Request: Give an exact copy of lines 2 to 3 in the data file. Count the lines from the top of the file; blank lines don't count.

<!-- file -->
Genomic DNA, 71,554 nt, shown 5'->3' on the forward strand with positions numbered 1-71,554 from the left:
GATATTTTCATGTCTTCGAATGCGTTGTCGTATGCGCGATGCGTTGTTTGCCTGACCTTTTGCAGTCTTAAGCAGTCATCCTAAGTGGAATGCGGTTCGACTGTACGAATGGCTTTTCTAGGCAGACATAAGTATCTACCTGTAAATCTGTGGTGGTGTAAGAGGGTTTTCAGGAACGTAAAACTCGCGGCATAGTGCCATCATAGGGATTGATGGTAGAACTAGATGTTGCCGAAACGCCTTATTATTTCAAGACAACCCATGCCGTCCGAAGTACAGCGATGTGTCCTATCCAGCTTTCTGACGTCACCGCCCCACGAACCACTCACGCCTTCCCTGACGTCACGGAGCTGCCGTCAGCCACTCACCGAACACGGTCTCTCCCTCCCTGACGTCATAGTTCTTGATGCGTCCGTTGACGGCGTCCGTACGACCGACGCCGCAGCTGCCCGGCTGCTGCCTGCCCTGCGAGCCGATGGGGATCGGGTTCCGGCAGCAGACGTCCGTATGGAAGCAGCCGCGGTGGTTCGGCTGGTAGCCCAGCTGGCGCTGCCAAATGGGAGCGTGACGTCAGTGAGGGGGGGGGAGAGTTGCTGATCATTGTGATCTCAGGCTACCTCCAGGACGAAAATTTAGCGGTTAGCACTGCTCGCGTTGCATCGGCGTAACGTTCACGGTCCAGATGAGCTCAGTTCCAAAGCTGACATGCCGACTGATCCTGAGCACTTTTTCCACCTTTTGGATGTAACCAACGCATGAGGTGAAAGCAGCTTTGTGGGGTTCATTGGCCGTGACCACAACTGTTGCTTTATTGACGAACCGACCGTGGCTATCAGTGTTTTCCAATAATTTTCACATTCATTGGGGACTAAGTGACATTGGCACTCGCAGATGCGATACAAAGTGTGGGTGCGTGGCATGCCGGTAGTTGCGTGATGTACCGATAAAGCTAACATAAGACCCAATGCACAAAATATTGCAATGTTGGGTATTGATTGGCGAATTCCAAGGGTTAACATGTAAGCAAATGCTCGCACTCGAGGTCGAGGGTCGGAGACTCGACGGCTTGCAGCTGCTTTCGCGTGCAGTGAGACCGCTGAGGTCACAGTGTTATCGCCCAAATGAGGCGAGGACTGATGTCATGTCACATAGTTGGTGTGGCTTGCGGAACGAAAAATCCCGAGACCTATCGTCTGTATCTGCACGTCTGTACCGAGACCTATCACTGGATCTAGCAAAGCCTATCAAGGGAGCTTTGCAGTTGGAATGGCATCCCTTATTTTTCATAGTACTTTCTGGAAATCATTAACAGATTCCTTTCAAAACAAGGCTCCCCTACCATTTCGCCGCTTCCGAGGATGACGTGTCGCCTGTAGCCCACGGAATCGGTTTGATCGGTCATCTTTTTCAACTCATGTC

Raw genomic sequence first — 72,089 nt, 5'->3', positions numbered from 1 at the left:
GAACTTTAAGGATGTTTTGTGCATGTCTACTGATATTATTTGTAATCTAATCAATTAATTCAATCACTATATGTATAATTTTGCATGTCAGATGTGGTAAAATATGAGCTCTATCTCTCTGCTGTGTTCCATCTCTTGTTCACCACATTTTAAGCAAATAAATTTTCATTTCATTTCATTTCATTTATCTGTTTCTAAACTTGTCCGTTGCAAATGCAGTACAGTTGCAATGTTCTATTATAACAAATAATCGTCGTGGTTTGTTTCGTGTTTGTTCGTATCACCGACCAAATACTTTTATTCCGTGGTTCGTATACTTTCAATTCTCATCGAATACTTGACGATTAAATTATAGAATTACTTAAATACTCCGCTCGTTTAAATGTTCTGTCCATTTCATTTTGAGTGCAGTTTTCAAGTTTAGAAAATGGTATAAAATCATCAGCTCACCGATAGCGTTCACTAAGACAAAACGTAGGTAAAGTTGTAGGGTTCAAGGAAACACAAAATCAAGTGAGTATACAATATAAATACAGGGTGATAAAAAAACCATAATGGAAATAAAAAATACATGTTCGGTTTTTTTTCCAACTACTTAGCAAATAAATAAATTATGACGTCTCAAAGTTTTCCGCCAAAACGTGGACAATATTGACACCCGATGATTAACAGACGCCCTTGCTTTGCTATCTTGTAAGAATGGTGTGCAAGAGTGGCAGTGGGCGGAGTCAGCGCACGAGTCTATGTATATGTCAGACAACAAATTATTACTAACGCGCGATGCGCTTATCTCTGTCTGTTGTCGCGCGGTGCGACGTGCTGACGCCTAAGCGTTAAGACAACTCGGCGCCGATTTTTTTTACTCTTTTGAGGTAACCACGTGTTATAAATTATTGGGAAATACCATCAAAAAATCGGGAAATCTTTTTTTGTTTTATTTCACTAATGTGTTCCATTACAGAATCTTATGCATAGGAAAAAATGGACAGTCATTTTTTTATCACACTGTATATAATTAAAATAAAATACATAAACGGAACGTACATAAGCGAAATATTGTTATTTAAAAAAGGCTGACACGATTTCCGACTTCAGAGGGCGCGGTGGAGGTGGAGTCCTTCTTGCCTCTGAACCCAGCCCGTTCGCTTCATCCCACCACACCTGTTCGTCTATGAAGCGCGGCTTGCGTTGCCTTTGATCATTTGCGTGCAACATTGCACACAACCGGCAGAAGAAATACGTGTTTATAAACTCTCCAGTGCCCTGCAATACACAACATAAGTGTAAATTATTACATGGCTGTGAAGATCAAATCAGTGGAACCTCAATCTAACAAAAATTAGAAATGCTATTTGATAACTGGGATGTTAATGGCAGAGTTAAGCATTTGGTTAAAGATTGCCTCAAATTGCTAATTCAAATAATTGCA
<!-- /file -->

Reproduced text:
GATATTTTCATGTCTTCGAATGCGTTGTCGTATGCGCGATGCGTTGTTTGCCTGACCTTTTGCAGTCTTAAGCAGTCATCCTAAGTGGAATGCGGTTCGACTGTACGAATGGCTTTTCTAGGCAGACATAAGTATCTACCTGTAAATCTGTGGTGGTGTAAGAGGGTTTTCAGGAACGTAAAACTCGCGGCATAGTGCCATCATAGGGATTGATGGTAGAACTAGATGTTGCCGAAACGCCTTATTATTTCAAGACAACCCATGCCGTCCGAAGTACAGCGATGTGTCCTATCCAGCTTTCTGACGTCACCGCCCCACGAACCACTCACGCCTTCCCTGACGTCACGGAGCTGCCGTCAGCCACTCACCGAACACGGTCTCTCCCTCCCTGACGTCATAGTTCTTGATGCGTCCGTTGACGGCGTCCGTACGACCGACGCCGCAGCTGCCCGGCTGCTGCCTGCCCTGCGAGCCGATGGGGATCGGGTTCCGGCAGCAGACGTCCGTATGGAAGCAGCCGCGGTGGTTCGGCTGGTAGCCCAGCTGGCGCTGCCAAATGGGAGCGTGACGTCAGTGAGGGGGGGGGAGAGTTGCTGATCATTGTGATCTCAGGCTACCTCCAGGACGAAAATTTAGCGGTTAGCACTGCTCGCGTTGCATCGGCGTAACGTTCACGGTCCAGATGAGCTCAGTTCCAAAGCTGACATGCCGACTGATCCTGAGCACTTTTTCCACCTTTTGGATGTAACCAACGCATGAGGTGAAAGCAGCTTTGTGGGGTTCATTGGCCGTGACCACAACTGTTGCTTTATTGACGAACCGACCGTGGCTATCAGTGTTTTCCAATAATTTTCACATTCATTGGGGACTAAGTGACATTGGCACTCGCAGATGCGATACAAAGTGTGGGTGCGTGGCATGCCGGTAGTTGCGTGATGTACCGATAAAGCTAACATAAGACCCAATGCACAAAATATTGCAATGTTGGGTATTGATTGGCGAATTCCAAGGGTTAACATGTAAGCAAATGCTCGCACTCGAGGTCGAGGGTCGGAGACTCGACGGCTTGCAGCTGCTTTCGCGTGCAGTGAGACCGCTGAGGTCACAGTGTTATCGCCCAAATGAGGCGAGGACTGATGTCATGTCACATAGTTGGTGTGGCTTGCGGAACGAAAAATCCCGAGACCTATCGTCTGTATCTGCACGTCTGTACCGAGACCTATCACTGGATCTAGCAAAGCCTATCAAGGGAGCTTTGCAGTTGGAATGGCATCCCTTATTTTTCATAGTACTTTCTGGAAATCATTAACAGATTCCTTTCAAAACAAGGCTCCCCTACCATTTCGCCGCTTCCGAGGATGACGTGTCGCCTGTAGCCCACGGAATCGGTTTGATCGGTCATCTTTTTCAACTCATGTC

Raw genomic sequence first — 72,089 nt, 5'->3', positions numbered from 1 at the left: